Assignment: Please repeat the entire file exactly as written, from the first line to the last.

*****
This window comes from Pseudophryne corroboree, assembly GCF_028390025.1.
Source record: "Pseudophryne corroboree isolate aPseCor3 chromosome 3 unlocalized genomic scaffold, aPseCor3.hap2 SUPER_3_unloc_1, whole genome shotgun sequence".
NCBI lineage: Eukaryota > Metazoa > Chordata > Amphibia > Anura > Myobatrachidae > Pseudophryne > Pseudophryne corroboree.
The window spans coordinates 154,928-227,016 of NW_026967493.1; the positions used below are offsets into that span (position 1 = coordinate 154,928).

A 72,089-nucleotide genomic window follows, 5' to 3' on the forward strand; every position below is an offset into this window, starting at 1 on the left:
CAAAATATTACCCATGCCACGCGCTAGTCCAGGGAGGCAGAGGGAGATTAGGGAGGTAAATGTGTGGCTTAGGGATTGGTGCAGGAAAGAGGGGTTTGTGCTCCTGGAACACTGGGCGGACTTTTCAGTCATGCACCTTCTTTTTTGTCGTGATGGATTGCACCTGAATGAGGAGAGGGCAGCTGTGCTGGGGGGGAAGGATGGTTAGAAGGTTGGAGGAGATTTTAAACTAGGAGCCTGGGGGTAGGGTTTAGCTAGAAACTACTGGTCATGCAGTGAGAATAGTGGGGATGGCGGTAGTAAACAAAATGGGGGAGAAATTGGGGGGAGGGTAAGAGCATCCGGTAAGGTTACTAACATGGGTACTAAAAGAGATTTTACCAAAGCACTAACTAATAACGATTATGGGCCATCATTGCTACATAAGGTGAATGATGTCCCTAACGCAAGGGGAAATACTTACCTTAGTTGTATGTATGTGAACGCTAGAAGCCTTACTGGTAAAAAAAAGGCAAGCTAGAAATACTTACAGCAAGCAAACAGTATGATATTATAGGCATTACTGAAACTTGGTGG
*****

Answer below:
This window comes from Pseudophryne corroboree, assembly GCF_028390025.1.
Source record: "Pseudophryne corroboree isolate aPseCor3 chromosome 3 unlocalized genomic scaffold, aPseCor3.hap2 SUPER_3_unloc_1, whole genome shotgun sequence".
NCBI lineage: Eukaryota > Metazoa > Chordata > Amphibia > Anura > Myobatrachidae > Pseudophryne > Pseudophryne corroboree.
The window spans coordinates 154,928-227,016 of NW_026967493.1; the positions used below are offsets into that span (position 1 = coordinate 154,928).

A 72,089-nucleotide genomic window follows, 5' to 3' on the forward strand; every position below is an offset into this window, starting at 1 on the left:
CAAAATATTACCCATGCCACGCGCTAGTCCAGGGAGGCAGAGGGAGATTAGGGAGGTAAATGTGTGGCTTAGGGATTGGTGCAGGAAAGAGGGGTTTGTGCTCCTGGAACACTGGGCGGACTTTTCAGTCATGCACCTTCTTTTTTGTCGTGATGGATTGCACCTGAATGAGGAGAGGGCAGCTGTGCTGGGGGGGAAGGATGGTTAGAAGGTTGGAGGAGATTTTAAACTAGGAGCCTGGGGGTAGGGTTTAGCTAGAAACTACTGGTCATGCAGTGAGAATAGTGGGGATGGCGGTAGTAAACAAAATGGGGGAGAAATTGGGGGGAGGGTAAGAGCATCCGGTAAGGTTACTAACATGGGTACTAAAAGAGATTTTACCAAAGCACTAACTAATAACGATTATGGGCCATCATTGCTACATAAGGTGAATGATGTCCCTAACGCAAGGGGAAATACTTACCTTAGTTGTATGTATGTGAACGCTAGAAGCCTTACTGGTAAAAAAAAGGCAAGCTAGAAATACTTACAGCAAGCAAACAGTATGATATTATAGGCATTACTGAAACTTGGTGG